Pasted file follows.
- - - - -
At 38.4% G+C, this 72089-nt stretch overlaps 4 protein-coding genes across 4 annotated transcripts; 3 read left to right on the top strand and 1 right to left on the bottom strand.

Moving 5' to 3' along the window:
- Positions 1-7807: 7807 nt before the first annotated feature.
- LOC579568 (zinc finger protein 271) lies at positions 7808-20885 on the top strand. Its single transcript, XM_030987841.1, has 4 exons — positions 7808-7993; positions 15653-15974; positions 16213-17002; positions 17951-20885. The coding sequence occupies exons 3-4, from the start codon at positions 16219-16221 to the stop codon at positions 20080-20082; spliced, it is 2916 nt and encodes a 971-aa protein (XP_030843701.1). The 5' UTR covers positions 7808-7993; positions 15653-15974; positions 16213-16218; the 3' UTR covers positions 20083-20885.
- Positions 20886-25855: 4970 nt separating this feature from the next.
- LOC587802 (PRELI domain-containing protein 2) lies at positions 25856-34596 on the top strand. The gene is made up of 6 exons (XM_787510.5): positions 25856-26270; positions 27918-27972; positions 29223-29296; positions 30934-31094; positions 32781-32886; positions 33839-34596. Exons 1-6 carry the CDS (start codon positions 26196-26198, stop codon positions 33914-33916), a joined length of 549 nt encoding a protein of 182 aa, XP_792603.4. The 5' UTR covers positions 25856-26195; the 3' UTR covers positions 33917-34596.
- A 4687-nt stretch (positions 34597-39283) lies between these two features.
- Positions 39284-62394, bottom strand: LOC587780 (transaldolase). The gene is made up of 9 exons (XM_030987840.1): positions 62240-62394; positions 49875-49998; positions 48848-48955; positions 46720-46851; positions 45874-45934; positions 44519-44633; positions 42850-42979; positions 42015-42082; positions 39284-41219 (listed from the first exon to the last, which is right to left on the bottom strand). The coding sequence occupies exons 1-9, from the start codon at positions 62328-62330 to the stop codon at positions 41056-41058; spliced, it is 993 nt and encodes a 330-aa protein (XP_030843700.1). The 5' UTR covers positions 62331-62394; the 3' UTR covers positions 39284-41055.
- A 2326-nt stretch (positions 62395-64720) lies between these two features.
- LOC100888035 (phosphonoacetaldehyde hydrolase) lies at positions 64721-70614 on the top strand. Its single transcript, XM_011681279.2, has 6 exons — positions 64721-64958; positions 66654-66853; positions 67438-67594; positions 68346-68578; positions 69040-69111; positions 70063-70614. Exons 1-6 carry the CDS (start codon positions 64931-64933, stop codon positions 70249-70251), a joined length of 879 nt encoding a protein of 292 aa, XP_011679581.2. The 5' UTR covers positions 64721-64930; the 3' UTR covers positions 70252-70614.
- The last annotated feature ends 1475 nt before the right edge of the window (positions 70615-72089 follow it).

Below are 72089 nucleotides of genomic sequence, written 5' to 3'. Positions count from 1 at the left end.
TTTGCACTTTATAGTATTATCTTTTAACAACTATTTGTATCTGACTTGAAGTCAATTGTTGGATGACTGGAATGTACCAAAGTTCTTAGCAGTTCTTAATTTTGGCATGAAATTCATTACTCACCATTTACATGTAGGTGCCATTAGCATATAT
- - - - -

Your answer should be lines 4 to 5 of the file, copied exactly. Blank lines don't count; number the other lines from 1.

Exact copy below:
- LOC579568 (zinc finger protein 271) lies at positions 7808-20885 on the top strand. Its single transcript, XM_030987841.1, has 4 exons — positions 7808-7993; positions 15653-15974; positions 16213-17002; positions 17951-20885. The coding sequence occupies exons 3-4, from the start codon at positions 16219-16221 to the stop codon at positions 20080-20082; spliced, it is 2916 nt and encodes a 971-aa protein (XP_030843701.1). The 5' UTR covers positions 7808-7993; positions 15653-15974; positions 16213-16218; the 3' UTR covers positions 20083-20885.
- Positions 20886-25855: 4970 nt separating this feature from the next.